March 19, 2015
IN RE C.A
Submitted On Briefs: December 18, 2014.
Wendy Moulton Starkey, Esq., Rose Law, LLC, York, for appellant mother.
Janet T. Mills, Attorney General, and Meghan Szylvian, Asst. Atty. Gen., Office of the Attorney General, Augusta, for appellee Department of Health and Human Services.
Panel: SAUFLEY, C.J., and ALEXANDER, MEAD, GORMAN, and JABAR, JJ.
[¶1] The mother of C.A. appeals from a judgment of the District Court (Biddeford, Foster, J.) terminating her parental rights pursuant to 22 M.R.S. § 4055(1)(B)(2) (2014). The mother contends that the evidence was not sufficient to support the court's finding of parental unfitness and that the court abused its discretion in determining that termination of her parental rights is in the child's best interest. We affirm the judgment.
[¶2] The trial court found the following facts, which are supported by the record. See In re Higera N., 2010 ME 77, ¶ 2, 2 A.3d 265. The child was born ten weeks premature on October 12, 2012, and spent the first six weeks of his life in the neo-natal intensive care unit. On December 31, 2012, after the child had been in his parents' home for approximately four weeks, the mother left the child in the father's care to attend an appointment. When the mother returned, she noticed bruises on the child's feet. Later that day, the mother took the child to receive a scheduled immunization, and the child's pediatrician observed the bruises and directed her to report them to the Department of Health and Human Services. After speaking with the father, the mother decided to wait until January 2, after the New Year's Day holiday, to call the Department. However, the child's pediatrician did not wait. She reported the bruising on December 31, and the Department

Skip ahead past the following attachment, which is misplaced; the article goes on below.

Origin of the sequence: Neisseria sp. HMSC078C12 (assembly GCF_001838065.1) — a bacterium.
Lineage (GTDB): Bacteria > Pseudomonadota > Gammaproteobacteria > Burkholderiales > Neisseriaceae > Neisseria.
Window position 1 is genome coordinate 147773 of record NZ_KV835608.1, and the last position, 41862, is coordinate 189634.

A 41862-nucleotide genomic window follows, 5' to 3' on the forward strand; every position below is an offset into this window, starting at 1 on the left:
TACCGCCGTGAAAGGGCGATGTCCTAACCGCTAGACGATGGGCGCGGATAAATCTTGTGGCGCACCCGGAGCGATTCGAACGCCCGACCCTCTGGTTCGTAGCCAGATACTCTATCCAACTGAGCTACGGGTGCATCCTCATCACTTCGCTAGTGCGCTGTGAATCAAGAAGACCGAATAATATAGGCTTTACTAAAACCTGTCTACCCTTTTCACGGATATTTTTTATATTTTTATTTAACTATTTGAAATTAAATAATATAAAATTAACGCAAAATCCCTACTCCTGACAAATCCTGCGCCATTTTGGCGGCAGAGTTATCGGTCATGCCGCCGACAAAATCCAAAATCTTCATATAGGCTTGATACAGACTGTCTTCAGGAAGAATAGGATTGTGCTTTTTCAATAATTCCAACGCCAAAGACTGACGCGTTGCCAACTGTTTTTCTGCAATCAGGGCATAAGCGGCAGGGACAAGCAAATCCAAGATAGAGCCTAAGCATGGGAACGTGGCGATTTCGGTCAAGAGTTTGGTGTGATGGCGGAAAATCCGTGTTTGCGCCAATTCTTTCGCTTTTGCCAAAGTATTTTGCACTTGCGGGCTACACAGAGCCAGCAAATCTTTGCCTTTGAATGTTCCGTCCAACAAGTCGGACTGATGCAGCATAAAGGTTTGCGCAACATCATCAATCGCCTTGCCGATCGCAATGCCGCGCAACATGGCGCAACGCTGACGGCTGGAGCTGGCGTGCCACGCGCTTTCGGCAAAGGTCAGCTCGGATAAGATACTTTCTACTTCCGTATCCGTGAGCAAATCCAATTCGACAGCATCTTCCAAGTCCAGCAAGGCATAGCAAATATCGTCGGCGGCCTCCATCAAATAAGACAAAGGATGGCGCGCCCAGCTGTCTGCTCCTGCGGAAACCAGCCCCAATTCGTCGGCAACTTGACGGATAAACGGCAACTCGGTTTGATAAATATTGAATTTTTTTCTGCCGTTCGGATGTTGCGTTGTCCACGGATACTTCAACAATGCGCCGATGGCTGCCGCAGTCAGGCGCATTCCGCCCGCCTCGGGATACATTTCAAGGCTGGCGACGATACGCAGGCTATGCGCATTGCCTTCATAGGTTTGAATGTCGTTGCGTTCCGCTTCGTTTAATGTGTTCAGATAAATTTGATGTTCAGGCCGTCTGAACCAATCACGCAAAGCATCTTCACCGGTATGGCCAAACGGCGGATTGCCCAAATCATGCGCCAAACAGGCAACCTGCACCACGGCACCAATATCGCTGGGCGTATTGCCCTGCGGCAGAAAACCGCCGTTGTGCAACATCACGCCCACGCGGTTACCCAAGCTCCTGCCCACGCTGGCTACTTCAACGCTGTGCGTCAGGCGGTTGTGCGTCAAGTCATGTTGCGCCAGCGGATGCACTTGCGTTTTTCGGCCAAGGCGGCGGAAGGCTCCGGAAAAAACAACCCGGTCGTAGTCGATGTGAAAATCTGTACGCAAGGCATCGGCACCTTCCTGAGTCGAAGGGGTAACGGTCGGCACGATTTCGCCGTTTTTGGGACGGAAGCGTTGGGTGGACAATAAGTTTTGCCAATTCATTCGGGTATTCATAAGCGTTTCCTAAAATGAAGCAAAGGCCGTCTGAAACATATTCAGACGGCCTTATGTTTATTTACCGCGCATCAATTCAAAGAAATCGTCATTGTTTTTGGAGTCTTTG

immediately dispatched a caseworker to see the child and meet with the parents.
[¶3] Staff at the Spurwink Child Abuse Clinic, who evaluated the child with the parents' consent, determined that the bruises could not have been accidentally inflicted or self-inflicted and that they were most likely caused by inappropriate squeezing of the feet. Based on this assessment, the Department petitioned for a preliminary order of protection, received custody of the child on January 3, 2013, and placed him with his maternal grandmother. On February 8, 2013, the parties agreed to the entry of a jeopardy order. In that order, the court accepted Spurwink's assessment concerning the likely cause of the bruising, and stated, " Though this injury itself might be viewed as relatively minor, this infant is extremely vulnerable and would be at continued risk for further, perhaps more significant and life threatening injury if he were returned to the home environment where these injuries occurred."
[¶4] From January to August, the parents worked to satisfy the terms of the reunification and rehabilitation plan, see 22 M.R.S. § 4041(1-A)(A), (B) (2014), and on August 9, 2013, the Department authorized a trial placement of the child with them. One month later, the Department received a report from the maternal grandmother's wife that the child had bruises on his face that looked like fingerprints.